Pegasus Workflow

Meeting was on 2009-9-8. Adam L, Marc M, Eric N, Bert, Eileen, Gabrielle, Erik G, Ruth P, Jim K.

Agenda and announcement

Over the last nine months of so, at least three groups have expressed interest in using
Pegasus as a workflow engine. I would like to have a meeting sometime over the
next week to discuss Pegasus and workflow needs. Here is a draft agenda:

  • what is the problem that Pegasus is solving for you?
  • what is the larger problem that this is part of? (briefly stated) * if workflow is the problem, everyone will need to define what this means.
  • why is Pegasus a good solution for this problem? (why did you select it?) * what are your plans for evaluation and use? * should we be working together more closely? if so, how and on what?


The three groups will be called the glide-in group, the neutrino group, and the LQCD group.

What is the problem being addressed?

For the glide-in group, the problem is to add a glide-in service to Pegasus. This is in
support of Corral, a resource manager for Terragrid, targeted for MPI jobs. They are hiring
a term person to do this work.

Ruth mentioned the interest in Pegasus from OSG. She mentioned that LIGO was using it, but they
were not sure of the actual benefit. She mentioned that the Earthquake Engineering people are
using it also.

For the neutrino group, the problem is not understood yet. They are just exploring what Pegasus
could do for a user in the neutrino world. They have not talked with the users yet. Steve
Timm informed Marc M. of trouble in Pegasus with the number of jobs generated (to fine). Jim mentioned
that when they talked with Ewa, she discussed a way to indicate that certain jobs should be
run together as a unit on one resource, as apposed to running each separately.

For the LQCD group, the problem is to handle everything necessary to run LQCD campaigns (see attached slides).
This includes storage of configuration, providence, job history in a database, having a workflow engine that
tracks progress, and getting feedback from the running jobs and from the user to make adjustments and
actively monitor progress. We also have a need for a more full language for defining a workflow. We mentioned
the need for iterative constructs in this language, and also for the need of different types of files and
other objects that come from databases. This group has been wondering why they would not just use DAGman
(generate this from their structures and config).

what does Pegasus give you?

The question of what does Pegasus do for you came up several time. Our understanding is that it is largely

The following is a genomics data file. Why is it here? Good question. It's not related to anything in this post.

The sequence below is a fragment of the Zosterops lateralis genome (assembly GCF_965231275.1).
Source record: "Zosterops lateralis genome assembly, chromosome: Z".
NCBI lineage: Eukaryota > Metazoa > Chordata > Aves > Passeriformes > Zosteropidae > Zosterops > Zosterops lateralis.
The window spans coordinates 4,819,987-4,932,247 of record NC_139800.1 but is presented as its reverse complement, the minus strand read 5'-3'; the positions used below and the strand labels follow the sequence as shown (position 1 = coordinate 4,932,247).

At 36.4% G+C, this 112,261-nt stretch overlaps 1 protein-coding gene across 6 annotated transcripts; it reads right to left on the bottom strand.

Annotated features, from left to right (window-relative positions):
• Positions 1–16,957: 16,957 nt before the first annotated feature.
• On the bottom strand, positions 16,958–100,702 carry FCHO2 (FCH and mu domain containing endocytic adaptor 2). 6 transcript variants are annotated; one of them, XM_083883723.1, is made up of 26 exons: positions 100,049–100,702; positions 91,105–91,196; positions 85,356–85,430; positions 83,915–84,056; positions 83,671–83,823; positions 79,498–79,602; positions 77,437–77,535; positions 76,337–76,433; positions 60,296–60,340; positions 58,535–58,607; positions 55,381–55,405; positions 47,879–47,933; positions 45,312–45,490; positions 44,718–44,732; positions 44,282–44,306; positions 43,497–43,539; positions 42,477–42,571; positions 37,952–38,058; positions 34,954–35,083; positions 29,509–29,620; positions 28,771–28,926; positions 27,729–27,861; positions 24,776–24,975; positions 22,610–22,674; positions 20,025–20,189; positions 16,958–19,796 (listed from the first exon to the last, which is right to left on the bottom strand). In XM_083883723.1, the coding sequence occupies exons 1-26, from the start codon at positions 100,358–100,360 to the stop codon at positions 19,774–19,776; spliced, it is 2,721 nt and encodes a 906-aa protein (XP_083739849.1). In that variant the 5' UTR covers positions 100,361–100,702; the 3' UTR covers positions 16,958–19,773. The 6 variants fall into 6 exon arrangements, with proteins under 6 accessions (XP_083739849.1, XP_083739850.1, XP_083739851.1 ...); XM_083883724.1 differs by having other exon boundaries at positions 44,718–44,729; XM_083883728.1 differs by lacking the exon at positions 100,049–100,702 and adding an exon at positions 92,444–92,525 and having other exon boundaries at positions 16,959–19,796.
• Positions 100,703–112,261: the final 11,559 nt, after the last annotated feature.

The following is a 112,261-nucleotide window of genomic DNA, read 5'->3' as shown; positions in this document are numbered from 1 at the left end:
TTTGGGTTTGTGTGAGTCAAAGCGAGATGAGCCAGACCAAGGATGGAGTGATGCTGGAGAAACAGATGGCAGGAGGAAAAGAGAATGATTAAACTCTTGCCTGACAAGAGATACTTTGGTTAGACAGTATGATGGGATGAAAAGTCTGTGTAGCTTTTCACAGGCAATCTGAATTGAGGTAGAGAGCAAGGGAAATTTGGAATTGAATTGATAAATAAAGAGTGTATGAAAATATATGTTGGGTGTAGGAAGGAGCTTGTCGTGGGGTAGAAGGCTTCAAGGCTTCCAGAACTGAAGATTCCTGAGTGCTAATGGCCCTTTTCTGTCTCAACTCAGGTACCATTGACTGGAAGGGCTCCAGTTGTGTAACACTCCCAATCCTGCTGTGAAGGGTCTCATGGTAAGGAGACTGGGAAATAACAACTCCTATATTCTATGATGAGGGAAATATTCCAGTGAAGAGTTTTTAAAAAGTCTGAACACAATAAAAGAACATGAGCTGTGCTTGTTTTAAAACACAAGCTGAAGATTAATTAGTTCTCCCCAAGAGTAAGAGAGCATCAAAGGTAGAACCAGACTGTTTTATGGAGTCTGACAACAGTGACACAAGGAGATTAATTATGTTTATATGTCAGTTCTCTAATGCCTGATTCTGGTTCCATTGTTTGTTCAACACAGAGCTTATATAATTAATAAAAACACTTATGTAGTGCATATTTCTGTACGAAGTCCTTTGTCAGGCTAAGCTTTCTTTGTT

a tool to do a transformation from DAX to DAGman DAG. This is similar to compiling a program. Certain
constructs or use of data in the DAX file causes generation of a set of DAGman nodes to be generated. We
believe that the API for adding code to do this these finer-grained transformations is not necessary open
or accessible by users. There is no runtime monitor included. If the work to be done depends on
a current job step, then that job step must invoke Pegasus and submit the results. This is not a good,
general solution. So Pegasus seems to have a set of built-in policies for how it does this transformation
from DAX to DAG, developed for the way their main customers to business - which does not seem to
match our needs very well.

We discussed why we thing Pegasus came about and why the newer experiments are not doing as the older
large experiments are doing. First, the large experiments have the resources to build something
specialized for their problem and integrated down to the level of the running code and designed to
run in an environment (runtime area) suitable for the experiment. The smaller experiments cannot
afford to do this sort of thing, and could benefit from a tool that hides some of the complexities
of running a set of jobs.

a terminology problem

Workflow seems to be a bad term to describe the things we are talking about. For LQCD, Pegasus defines
workflow too narrow. It is not an end-to-end solution for running scientific jobs. It only handles
one part of the problem. The thing we want is a scientific job running system.

what next?

Several interesting action items came out of this meeting.

  1. CET can work with Adam's group to try to get some requirements for doing physics work from the experiments.
  2. CET will want to work with Adam's group to get to machines where Pegasus is available and working as it should.
  3. CET needs to specify needs for a prototype cloud computing cluster - what we would use it for.
  4. We will make a place to record information about Pegasus and have discussions about the topic.
  5. We will meet next month to discuss progress on each of the fronts.